Many senior Republicans say they will retire after next year's elections
Rep. Frank LoBiondo has been a critic of his party's plan to change tax deductions
New Jersey Republican Frank LoBiondo said Tuesday he will not seek re-election next year.
LoBiondo’s statement makes him the latest of many congressional Republicans announce plans to step down from Congress after the 2018 midterm elections.
In his statement announcing his decision, LoBiondo said it was not “health-related” or “electoral,” and bemoaned the polarized nature of Congress today.
“As some of my closest colleagues have also come to realize, those of us who came to Congress to change Washington for the better through good governance are now the outliers,” LoBiondo’s statement read. “Today a vocal and obstinate minority within both parties has hijacked good legislation in pursuit of no legislation.”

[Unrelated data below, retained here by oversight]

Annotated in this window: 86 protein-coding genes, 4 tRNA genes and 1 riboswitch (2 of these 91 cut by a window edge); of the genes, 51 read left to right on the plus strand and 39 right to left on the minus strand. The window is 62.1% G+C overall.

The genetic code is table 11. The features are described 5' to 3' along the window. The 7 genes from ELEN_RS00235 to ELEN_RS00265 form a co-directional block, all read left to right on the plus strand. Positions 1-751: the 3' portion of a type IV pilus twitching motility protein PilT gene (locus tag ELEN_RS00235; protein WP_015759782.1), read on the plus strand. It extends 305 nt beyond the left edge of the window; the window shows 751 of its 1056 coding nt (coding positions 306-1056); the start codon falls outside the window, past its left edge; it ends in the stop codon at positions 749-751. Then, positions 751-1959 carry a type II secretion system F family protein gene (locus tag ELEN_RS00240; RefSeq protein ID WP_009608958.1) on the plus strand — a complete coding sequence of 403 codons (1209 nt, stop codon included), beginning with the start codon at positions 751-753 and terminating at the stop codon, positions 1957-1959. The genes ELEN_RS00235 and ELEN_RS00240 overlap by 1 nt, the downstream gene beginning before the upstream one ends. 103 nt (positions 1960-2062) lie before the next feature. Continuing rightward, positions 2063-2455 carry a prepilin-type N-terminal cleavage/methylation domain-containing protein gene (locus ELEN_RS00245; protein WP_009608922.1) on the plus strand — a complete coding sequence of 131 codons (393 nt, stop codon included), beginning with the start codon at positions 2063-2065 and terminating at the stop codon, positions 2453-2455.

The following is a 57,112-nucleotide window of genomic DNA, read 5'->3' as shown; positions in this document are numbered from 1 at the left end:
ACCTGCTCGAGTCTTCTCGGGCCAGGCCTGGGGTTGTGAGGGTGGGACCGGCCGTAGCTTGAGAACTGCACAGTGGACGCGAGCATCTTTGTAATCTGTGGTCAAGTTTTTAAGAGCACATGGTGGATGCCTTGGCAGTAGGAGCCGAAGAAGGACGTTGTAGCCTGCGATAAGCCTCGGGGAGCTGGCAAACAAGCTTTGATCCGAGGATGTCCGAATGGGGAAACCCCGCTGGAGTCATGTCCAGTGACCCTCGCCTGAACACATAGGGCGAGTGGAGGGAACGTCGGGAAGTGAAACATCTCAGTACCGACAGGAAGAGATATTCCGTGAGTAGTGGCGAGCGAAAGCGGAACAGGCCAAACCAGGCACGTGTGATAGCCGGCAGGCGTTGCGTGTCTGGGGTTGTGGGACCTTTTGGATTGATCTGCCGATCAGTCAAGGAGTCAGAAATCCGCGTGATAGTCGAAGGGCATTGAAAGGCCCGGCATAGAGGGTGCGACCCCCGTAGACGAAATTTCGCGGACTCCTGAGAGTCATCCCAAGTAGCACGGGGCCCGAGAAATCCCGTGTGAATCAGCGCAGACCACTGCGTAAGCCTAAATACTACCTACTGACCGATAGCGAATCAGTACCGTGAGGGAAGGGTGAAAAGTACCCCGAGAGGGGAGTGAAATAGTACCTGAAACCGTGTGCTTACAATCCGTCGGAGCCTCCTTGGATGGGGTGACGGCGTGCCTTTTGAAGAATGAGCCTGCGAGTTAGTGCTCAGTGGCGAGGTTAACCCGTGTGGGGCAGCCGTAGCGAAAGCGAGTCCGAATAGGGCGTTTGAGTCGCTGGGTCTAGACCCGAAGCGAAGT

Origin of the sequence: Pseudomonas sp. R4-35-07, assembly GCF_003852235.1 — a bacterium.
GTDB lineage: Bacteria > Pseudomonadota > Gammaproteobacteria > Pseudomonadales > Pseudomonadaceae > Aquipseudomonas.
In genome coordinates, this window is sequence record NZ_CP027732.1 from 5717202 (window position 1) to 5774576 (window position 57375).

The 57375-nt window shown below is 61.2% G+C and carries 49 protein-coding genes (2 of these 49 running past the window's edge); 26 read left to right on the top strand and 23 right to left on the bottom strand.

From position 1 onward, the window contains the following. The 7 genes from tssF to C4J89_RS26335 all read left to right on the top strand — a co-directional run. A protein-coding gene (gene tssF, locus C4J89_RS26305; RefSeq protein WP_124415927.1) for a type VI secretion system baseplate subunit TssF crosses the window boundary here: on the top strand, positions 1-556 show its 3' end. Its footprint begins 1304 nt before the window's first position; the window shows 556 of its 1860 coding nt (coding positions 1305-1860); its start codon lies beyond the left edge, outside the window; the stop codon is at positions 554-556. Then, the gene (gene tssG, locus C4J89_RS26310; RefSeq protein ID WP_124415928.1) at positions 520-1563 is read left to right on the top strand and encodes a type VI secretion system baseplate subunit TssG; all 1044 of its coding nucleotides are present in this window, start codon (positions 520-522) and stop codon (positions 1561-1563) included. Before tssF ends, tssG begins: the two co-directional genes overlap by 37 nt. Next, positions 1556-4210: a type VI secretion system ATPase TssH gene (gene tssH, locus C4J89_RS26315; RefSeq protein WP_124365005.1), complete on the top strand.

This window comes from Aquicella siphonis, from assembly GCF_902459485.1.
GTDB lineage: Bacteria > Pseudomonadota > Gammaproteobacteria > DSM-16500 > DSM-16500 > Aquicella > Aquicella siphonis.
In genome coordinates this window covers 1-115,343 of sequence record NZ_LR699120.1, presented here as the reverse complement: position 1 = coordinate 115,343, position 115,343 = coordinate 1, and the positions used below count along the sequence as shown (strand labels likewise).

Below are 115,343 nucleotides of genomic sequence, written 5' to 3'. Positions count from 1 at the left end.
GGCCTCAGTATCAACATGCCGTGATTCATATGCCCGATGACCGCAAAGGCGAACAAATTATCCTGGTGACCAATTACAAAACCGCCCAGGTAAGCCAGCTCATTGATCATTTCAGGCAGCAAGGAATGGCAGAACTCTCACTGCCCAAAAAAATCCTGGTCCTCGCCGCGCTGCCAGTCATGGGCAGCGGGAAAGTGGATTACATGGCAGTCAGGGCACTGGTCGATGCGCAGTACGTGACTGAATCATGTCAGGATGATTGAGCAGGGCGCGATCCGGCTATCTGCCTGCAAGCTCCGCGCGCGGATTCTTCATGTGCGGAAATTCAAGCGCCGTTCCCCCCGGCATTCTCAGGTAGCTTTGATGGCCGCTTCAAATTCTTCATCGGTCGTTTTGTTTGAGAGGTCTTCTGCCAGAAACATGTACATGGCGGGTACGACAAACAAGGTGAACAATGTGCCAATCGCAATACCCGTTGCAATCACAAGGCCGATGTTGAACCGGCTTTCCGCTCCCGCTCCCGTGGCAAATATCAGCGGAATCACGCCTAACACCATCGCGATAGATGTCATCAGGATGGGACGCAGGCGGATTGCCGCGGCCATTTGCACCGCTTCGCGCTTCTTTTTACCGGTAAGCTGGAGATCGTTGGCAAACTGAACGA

Like other Republicans from his region, he has been a vocal opponent to his party’s plans to changing the deduction for state and local taxes as part of GOP plans to overhaul the tax system.
His committee assignments include the intelligence committee, the armed services committee and the transportation and infrastructure committee
LoBiondo has been in the House since the 1990s, and follows many of his senior colleagues in announcing his intention to leave.
Just last week, Science Committee Chairman Lamar Smith and House Financial Services Committee Chairman Jeb Hensarling announced they would retire as well.
On the Senate side, Tennessee Republican Sen. Bob Corker and Arizona Republican Sen. Jeff Flake both also have said they will not seek re-election in 2018.